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Saxis Looks for Solutions to Rising Seas

Pamela D'Angelo

The tiny Town of Saxis on Virginia's Eastern Shore is learning to live with water.

Like other communities around the Chesapeake Bay, residents are looking at solutions to the erosion and frequent flooding that comes with climate change.

"The highest land on Saxis is eight feet, highest land on Tangier is five-and-a-half and the highest land on Smith is four and a half," M.  K. Miles explains. "Sea level is rising a foot-and-a-half every hundred years. Do the math."

Miles is a retired civil engineer who grew up on Saxis. He remembers the damage from past storms but Hurricane Sandy was a game-changer. Small towns like Saxis and Tangier don't have the millions of dollars needed to match state and federal aid to build sea walls and other structures needed to be more resilient. With rising seas and more frequent storms, Saxis residents have become proactive.

At the entrance to the town pier are two starkly different ways being taken to stem erosion. One, an experimental artificial reef of concrete and oyster shells. More than a dozen of them stand guard out in the harbor parallel to the shore. On the shoreline next to the pier is a homegrown version – a massive jumbled pile of concrete and brick stairs and foundations a homeowner has used in an effort to protect his shoreline. "The guy here that owns all this land he says, anything you've got that's concrete or stone just go dump it in my yard. Well he's right on the front line," Miles admits. "During Sandy he's taking it hard."

After Sandy, homes were flooded, a boat blocked the road to the mainland and the harbor needed dredging for watermen to access the bay. Mayor Denise Drewer is still thankful for the federal funds they were given.  "If it hadn't been for Sandy we might not have had the harbor re-dredged and the disposal area rebuilt," Miles says. "That's exactly right, we wouldn't have," Drewer responds. "Because there wouldn't have been any money for it. We lucked out there. We lucked out in a lot of different ways due to Sandy."

Still, Saxis is on a lot of wait lists to fix the main road, remedy drainage problems and protect their shoreline. And while they did receive Sandy money, ten homes on Saxis and in neighboring towns remain on a FEMA wait list to have their houses raised.  "In my personal opinion they're really not going to fund any of that until we have another disaster and there's new money about and then those ten houses would probably be the first ones raised and then perhaps they'd let us add ten more," Mayor Drewer says.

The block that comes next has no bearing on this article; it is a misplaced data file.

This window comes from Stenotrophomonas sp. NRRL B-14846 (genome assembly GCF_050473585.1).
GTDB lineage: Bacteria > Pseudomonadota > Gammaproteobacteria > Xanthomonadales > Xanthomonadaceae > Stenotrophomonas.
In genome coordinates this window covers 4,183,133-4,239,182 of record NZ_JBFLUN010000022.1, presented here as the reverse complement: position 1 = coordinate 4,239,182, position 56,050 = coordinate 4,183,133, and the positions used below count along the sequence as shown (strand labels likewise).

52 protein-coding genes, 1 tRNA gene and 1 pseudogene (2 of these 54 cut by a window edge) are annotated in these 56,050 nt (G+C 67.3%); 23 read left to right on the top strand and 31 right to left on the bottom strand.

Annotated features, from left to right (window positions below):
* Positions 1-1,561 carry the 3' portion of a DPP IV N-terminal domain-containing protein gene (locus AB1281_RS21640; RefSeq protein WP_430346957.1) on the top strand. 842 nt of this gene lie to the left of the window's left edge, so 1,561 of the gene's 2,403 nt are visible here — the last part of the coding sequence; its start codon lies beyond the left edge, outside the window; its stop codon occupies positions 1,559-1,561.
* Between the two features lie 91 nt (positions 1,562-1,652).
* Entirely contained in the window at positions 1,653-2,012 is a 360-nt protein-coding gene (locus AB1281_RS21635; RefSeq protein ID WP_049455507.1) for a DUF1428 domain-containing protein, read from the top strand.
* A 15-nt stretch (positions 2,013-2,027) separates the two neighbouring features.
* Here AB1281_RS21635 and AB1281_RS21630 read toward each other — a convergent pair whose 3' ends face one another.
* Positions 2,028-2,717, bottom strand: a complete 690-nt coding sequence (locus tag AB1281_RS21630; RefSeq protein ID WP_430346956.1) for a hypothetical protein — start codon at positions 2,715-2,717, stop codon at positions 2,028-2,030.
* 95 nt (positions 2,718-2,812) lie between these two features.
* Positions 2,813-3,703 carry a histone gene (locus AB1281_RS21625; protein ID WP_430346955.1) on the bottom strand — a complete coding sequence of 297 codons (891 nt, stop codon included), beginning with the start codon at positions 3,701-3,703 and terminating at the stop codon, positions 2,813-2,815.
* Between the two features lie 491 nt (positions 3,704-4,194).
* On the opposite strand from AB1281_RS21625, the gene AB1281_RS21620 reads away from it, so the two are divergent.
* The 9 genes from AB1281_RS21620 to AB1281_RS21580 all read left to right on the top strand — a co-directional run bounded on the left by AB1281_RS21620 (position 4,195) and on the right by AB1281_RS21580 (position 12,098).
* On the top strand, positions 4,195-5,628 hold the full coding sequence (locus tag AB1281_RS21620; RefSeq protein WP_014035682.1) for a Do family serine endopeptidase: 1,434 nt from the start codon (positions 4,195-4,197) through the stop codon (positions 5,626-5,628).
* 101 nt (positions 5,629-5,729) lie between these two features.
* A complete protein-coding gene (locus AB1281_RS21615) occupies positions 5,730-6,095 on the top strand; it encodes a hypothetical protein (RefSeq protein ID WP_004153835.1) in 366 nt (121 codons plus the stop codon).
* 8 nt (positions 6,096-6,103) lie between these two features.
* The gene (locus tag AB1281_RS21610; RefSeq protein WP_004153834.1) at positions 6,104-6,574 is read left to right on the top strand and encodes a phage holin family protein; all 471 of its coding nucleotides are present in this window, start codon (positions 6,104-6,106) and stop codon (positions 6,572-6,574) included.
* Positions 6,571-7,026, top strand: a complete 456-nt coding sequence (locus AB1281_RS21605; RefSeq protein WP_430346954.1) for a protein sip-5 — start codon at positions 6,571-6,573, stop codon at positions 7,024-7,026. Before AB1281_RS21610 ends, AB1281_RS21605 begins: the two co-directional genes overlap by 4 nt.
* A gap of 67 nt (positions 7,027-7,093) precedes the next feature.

Credit Pamela D'Angelo
Donna Croushore explains the RAFT program

Donna Croushore, a Pennsylvanian, spends much of her time at her vacation home on Saxis and has become the mayor's point person for resilience projects. Eighteen months ago she signed the town up for RAFT, a collaboration of experts from University of Virginia, William & Mary and Old Dominion University that provides towns with a scorecard to assess their resilience. Out of 100 points, Saxis scored a 54.  "The whole point of the score was to help point out the areas where improvement would help us help ourselves," Croushore says.

Click here for more about the Resilience Adaptation Feasibility Tool

They also met with the state Department of Forestry to plant trees that will absorb stormwater that puddles after heavy rains. More importantly, Croushore says, the town is on VDOT's list to fix the main road to Saxis by putting in larger culverts to deal with more frequent storms and heavy rains.  "Any information that people come to us with we're open-armed. There are funding opportunities out there that we consistently review and try to see if there might be options for us. We're all really rolling up our sleeves over the last eighteen months chasing a lot of this."

As much as Hurricane Sandy was a wakeup call, it also showed Saxis that it isn't practical waiting for another disaster to get the money needed to raise homes, dredge the harbor and pay for the expensive solutions that allow them to become more resilient. And, like their neighbors on Tangier Island, they know there's not much public support to spend millions to save small islands and towns from rising seas.

This report, provided by Virginia Public Radio, was made possible with support from the Virginia Education Association.